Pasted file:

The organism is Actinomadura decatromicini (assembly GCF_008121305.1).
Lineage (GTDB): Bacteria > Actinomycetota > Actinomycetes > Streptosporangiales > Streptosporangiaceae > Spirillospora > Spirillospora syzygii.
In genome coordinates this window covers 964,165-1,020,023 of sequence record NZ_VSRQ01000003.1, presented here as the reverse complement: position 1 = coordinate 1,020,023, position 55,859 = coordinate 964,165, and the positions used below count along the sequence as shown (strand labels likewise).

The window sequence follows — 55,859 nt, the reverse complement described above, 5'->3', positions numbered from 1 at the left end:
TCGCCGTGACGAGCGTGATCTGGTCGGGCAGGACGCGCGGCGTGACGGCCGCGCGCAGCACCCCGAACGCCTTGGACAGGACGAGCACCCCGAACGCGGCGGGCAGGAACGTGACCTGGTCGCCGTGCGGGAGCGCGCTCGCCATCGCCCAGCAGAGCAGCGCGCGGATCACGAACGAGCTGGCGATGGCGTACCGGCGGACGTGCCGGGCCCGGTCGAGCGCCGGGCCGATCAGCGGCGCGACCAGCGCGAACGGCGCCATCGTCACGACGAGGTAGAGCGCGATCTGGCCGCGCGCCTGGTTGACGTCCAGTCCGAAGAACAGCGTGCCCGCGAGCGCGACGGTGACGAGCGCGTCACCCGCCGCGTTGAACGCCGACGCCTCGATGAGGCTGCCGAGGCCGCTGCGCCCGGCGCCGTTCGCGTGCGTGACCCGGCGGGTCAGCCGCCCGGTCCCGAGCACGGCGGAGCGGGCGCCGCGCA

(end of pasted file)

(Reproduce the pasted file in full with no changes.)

The organism is Actinomadura decatromicini (assembly GCF_008121305.1).
Lineage (GTDB): Bacteria > Actinomycetota > Actinomycetes > Streptosporangiales > Streptosporangiaceae > Spirillospora > Spirillospora syzygii.
In genome coordinates this window covers 964,165-1,020,023 of sequence record NZ_VSRQ01000003.1, presented here as the reverse complement: position 1 = coordinate 1,020,023, position 55,859 = coordinate 964,165, and the positions used below count along the sequence as shown (strand labels likewise).

The window sequence follows — 55,859 nt, the reverse complement described above, 5'->3', positions numbered from 1 at the left end:
TCGCCGTGACGAGCGTGATCTGGTCGGGCAGGACGCGCGGCGTGACGGCCGCGCGCAGCACCCCGAACGCCTTGGACAGGACGAGCACCCCGAACGCGGCGGGCAGGAACGTGACCTGGTCGCCGTGCGGGAGCGCGCTCGCCATCGCCCAGCAGAGCAGCGCGCGGATCACGAACGAGCTGGCGATGGCGTACCGGCGGACGTGCCGGGCCCGGTCGAGCGCCGGGCCGATCAGCGGCGCGACCAGCGCGAACGGCGCCATCGTCACGACGAGGTAGAGCGCGATCTGGCCGCGCGCCTGGTTGACGTCCAGTCCGAAGAACAGCGTGCCCGCGAGCGCGACGGTGACGAGCGCGTCACCCGCCGCGTTGAACGCCGACGCCTCGATGAGGCTGCCGAGGCCGCTGCGCCCGGCGCCGTTCGCGTGCGTGACCCGGCGGGTCAGCCGCCCGGTCCCGAGCACGGCGGAGCGGGCGCCGCGCA